No Lloyds Banking Group hasn't gone to the dark side, despite what many people think about the banks. It isn't the destruction of two towers that the bank celebrated on September 11th, but the bringing together of two giants - Lloyds TSB and HBoS. For September 11th marked the formal end of the integration of the two banks three months early, below the original cost and with higher synergies achieved. However Mark Fisher, Director of Group Operations, didn't make the George W. Bush mistake of saying 'Job Done' on September 11th, even though he and his team are entitled to receive significant bonuses for delivering Integration early, as he knows that there is still Simplification (the delayering, streamlining and further platform consolidation of Lloyds Banking Group) and Verde (the separation of the 632 branches, Intelligent Finance and Cheltenham & Gloucester from the mother ship and transfer to the acquirer or floatation) still to do. However Integration is something to celebrate.
The integration of Lloyds TSB and HBOS was the largest banking integration in Europe. To have achieved it ahead of time, under budget and having over-delivered on the synergies is no mean feat. To give an idea of the magnitude of the task this involved bringing three brands Lloyds TSB, Halifax and Bank of Scotland (and you could argue Lloyds Bank Scotland) onto a single set of IT platforms, moving 8000 ATMs and 3200 branches onto a single coherent set of systems. Training all the staff to use these systems and new processes and to do this without interrupting service to customers represents an enormous success. When it is considered that during the period of integration Commonwealth Bank (a much smaller bank) has not still not managed to fully move onto a new banking platform nor has Nationwide Building Society, though both have been trying, gives the magnitude of the achievement some context.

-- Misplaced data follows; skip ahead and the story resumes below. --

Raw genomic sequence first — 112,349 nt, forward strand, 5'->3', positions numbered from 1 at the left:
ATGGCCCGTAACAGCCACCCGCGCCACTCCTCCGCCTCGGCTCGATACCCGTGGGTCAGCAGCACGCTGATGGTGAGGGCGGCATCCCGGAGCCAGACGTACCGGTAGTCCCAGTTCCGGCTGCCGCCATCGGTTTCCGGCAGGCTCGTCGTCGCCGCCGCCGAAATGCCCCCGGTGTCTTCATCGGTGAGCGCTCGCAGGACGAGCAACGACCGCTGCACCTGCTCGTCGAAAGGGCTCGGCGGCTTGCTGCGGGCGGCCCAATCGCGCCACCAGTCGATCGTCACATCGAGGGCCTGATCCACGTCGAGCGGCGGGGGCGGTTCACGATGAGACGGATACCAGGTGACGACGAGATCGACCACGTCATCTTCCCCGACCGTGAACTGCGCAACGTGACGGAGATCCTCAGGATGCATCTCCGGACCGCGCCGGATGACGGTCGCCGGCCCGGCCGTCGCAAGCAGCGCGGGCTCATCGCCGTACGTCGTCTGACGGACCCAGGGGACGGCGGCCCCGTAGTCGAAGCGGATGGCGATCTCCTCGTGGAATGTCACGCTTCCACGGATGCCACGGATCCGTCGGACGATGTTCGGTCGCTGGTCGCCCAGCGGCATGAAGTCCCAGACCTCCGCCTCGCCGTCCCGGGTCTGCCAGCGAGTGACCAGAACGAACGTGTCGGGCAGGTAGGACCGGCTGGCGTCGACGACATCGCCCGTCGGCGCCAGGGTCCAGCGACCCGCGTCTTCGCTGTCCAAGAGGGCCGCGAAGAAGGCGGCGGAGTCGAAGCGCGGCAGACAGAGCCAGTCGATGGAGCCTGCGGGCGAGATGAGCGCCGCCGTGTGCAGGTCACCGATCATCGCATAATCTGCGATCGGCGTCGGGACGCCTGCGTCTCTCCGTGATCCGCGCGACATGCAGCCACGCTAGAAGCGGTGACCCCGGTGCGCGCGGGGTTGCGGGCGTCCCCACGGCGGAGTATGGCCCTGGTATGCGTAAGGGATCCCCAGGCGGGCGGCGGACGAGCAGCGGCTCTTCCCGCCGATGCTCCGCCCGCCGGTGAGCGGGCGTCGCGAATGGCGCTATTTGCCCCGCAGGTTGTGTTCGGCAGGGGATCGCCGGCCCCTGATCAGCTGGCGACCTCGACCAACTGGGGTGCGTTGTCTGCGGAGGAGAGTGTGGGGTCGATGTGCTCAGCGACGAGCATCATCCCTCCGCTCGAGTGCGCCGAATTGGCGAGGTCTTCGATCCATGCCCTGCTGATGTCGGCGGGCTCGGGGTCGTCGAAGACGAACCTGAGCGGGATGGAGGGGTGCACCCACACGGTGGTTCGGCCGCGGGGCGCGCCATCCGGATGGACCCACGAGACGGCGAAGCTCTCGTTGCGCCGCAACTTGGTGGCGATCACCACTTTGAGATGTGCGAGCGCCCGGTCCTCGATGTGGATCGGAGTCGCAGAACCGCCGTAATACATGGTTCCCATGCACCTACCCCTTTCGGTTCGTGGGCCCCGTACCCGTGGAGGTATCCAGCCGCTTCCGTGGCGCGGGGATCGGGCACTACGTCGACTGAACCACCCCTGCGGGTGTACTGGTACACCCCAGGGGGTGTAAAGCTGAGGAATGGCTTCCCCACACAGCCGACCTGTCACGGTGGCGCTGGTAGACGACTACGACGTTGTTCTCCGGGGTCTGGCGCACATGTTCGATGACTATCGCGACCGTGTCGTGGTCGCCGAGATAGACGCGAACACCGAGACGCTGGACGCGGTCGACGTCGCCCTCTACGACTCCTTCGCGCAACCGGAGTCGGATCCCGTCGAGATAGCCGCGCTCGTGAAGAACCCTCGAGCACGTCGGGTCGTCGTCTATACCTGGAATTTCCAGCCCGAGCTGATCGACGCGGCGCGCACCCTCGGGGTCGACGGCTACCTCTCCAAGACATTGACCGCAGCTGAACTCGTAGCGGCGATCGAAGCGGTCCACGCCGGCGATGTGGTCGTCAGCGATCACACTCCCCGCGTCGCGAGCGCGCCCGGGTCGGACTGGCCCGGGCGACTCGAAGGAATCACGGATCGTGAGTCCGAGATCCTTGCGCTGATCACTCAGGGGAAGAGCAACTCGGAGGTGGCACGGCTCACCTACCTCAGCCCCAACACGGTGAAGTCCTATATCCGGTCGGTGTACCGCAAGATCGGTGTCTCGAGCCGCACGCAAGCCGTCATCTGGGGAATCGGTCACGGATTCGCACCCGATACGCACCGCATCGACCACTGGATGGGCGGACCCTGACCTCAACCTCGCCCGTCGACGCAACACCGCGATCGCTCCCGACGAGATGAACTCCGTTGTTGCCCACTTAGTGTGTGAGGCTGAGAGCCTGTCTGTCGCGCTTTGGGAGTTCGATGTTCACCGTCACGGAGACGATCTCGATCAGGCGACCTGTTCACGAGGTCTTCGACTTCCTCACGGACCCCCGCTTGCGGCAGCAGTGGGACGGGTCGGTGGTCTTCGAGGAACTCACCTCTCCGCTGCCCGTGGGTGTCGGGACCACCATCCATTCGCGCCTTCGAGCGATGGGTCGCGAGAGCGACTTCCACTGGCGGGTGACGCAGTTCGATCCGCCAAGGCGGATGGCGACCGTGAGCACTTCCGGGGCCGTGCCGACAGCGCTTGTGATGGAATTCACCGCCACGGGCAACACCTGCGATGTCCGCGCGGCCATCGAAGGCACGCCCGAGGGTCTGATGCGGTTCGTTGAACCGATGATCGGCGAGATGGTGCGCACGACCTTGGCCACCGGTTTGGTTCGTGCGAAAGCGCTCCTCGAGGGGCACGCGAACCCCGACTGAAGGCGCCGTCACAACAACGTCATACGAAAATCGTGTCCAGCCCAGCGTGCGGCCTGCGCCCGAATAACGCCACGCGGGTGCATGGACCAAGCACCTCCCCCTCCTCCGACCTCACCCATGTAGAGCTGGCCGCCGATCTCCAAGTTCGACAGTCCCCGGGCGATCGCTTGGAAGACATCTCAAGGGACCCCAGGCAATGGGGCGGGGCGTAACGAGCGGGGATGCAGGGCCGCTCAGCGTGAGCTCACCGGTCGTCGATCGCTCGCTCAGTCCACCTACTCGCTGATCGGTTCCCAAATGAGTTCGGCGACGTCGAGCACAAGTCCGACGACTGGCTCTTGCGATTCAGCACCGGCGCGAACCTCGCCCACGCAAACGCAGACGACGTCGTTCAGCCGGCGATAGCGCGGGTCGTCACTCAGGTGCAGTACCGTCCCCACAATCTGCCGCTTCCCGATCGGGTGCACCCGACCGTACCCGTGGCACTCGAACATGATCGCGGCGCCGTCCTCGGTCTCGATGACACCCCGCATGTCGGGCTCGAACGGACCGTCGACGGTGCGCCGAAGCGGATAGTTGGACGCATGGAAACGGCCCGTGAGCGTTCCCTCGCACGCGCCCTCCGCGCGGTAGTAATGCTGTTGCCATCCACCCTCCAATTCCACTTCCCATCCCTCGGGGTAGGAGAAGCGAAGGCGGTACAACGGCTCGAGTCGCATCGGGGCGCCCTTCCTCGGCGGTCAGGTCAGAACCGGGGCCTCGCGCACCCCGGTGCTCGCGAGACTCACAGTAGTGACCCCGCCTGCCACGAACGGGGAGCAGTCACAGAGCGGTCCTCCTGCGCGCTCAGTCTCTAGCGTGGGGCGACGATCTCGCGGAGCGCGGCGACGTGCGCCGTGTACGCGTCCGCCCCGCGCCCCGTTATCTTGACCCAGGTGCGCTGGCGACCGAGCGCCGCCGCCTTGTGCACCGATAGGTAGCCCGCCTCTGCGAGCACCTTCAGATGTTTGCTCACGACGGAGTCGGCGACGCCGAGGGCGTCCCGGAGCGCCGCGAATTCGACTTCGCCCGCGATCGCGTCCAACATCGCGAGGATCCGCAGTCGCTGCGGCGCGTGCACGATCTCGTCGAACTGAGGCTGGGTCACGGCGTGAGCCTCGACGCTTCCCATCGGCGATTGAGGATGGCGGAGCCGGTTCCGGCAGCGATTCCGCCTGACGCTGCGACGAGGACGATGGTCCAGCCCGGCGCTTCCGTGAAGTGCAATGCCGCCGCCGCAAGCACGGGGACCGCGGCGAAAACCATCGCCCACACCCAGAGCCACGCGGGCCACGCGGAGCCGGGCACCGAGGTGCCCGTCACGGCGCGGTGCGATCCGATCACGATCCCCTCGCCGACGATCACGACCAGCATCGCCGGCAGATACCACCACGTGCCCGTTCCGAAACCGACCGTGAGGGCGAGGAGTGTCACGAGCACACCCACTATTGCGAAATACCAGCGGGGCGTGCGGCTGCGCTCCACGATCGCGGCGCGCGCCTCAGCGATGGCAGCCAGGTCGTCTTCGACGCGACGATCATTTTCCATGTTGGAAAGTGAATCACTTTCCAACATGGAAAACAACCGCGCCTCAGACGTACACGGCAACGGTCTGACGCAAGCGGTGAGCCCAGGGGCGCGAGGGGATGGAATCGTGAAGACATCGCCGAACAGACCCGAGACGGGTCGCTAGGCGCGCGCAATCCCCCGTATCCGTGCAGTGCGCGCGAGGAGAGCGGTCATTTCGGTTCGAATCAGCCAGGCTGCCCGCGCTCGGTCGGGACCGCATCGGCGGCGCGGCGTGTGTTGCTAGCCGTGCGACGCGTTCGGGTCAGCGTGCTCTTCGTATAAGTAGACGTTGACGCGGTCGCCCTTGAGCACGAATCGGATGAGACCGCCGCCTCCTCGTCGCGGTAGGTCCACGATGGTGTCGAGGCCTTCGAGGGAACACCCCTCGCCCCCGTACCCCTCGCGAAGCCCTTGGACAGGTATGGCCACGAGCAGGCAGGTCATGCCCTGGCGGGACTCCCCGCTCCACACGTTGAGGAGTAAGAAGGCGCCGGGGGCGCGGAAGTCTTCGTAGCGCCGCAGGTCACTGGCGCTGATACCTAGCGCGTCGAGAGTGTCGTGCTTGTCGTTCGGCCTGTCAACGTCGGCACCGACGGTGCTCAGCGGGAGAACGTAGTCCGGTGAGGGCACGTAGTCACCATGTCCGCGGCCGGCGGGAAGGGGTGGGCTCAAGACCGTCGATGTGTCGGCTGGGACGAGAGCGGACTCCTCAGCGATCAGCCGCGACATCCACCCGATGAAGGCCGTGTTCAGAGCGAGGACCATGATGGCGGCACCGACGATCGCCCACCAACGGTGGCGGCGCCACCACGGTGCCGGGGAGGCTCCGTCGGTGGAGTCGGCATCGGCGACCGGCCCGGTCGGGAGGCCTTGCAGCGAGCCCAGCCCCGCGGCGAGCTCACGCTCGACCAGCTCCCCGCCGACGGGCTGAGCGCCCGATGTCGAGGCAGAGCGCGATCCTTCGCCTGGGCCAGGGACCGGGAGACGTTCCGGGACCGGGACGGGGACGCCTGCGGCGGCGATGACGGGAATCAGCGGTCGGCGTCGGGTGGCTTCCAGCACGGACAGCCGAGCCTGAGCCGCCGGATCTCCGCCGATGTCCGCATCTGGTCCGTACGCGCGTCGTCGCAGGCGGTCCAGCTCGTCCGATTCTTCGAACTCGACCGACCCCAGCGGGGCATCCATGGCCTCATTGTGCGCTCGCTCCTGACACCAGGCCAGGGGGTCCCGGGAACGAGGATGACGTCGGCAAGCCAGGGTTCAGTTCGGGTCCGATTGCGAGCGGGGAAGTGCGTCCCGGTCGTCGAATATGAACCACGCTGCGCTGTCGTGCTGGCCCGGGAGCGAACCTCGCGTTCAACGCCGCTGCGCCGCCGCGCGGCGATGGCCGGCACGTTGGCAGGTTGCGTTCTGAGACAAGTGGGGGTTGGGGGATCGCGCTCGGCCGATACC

This massively complex programme has been achieved at significant cost to the staff of Lloyds Banking Group, not only in terms of the long hours and weekends spent (for the window for testing much of this in the live environment is only when the banks are closed) by hundereds of staff, but also the numbers of staff who have lost or will lose their jobs as a result of the integration. However the number of staff put out of work would have been far greater if HBoS had been allowed to fail.
So should Lloyds Bankig Group have been allowed to celebrate September 11th? Absolutely!
Footnote: Some of the gloss was taken off when some Halifax and Bank of Scotland online customers could not see the full details of their accounts following the September 11th weekend, but in the grand scheme of things this was a minor hiccup.